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Fibromyalgia correlated with decreased brain connectivity
Monday 10 November 2014
Fibromyalgia Correlated with Decreased Brain Connectivity
Although fibromyalgia affects about 5 million people in the United States, doctors still don’t fully understand the condition. Fibromyalgia is far more common among women than men, and it causes severe pain throughout the body, with pain frequently concentrated around tender spots. Because there’s no test for the illness and no way to prove that the pain is real, fibromyalgia patients often feel brushed aside. One recent study, for example, found that 23% of general practitioners and 12% of specialists think fibromyalgia patients are faking their symptoms. But a new study brings doctors one step closer to understanding this painful condition. According to research published in Brain Connectivity, people with fibromyalgia have less brain connectivity than people without the condition.
Brain Connectivity in People with Fibromyalgia
Researchers used functional magnetic resonance imaging (fMRI) to compare brain activity in 16 women with fibromyalgia to 22 women without the condition. The day before the test, the women underwent scans designed to calibrate the test to their pain sensitivity. While administering pressure to the women’s thumbs, researchers asked the women to rate their pain. The women were also required to stop taking pain and sedative medications 72 hours before the fMRI.
During the scan, researchers again administered pressure to the women’s thumbs. By observing the women’s brain activity, researchers were able to learn more about how the brains of people with fibromyalgia react to pain.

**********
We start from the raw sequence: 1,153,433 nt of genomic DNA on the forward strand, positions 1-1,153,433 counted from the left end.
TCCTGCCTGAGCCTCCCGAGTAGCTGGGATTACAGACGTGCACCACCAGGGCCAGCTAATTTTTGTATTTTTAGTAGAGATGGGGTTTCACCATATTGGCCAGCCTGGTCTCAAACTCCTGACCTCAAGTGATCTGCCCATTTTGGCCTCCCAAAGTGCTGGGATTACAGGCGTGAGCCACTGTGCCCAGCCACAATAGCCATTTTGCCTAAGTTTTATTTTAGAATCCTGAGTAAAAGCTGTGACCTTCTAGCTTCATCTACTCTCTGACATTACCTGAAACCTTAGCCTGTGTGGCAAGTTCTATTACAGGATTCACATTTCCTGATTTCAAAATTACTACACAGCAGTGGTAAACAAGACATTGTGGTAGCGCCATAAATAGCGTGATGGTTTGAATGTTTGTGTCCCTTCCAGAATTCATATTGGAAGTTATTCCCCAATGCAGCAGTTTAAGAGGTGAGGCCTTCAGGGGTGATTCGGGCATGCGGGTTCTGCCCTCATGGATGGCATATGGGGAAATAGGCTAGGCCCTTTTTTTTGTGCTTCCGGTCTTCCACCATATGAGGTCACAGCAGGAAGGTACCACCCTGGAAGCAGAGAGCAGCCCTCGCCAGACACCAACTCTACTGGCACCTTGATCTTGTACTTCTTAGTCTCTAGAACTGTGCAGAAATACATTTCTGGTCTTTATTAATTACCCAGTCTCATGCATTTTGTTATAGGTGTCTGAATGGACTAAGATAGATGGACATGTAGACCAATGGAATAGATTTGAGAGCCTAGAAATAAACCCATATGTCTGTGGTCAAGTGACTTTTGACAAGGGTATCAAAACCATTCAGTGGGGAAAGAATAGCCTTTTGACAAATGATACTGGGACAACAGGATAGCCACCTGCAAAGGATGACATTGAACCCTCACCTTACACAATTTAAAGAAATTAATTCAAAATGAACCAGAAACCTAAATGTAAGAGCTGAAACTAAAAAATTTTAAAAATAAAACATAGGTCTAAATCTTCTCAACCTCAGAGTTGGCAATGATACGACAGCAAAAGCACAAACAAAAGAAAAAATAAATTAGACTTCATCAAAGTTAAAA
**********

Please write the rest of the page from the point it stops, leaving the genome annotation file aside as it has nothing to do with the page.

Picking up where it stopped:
Researchers found that the women with fibromyalgia had decreased connectivity—a phenomenon the researchers termed “functional decoupling”—in areas of the brain that process pain, as well as those that affect sensorimotor activity. Women with fibromyalgia also reported higher sensitivity to pain, suggesting that decreased brain connectivity can affect pain perception.
Could Brain Stimulation Help?
If brain structure changes in people with fibromyalgia, could treating the brain help? That’s what researchers at 16 medical centers hope. Researchers are testing an experimental brain stimulation technique. Using a treatment called reduced impedance noninvasive cortical electrosimulation (RINCE), researchers apply low electrical stimulation to the brain.
The treatment is noninvasive and painless. It takes about 11 minutes, and patients receive twice weekly treatments for 12 weeks. Though not directly related to the study showing people with fibromyalgia have decreased brain connectivity, the theory behind brain stimulation is that the electrical current could correct brain abnormalities that cause pain.
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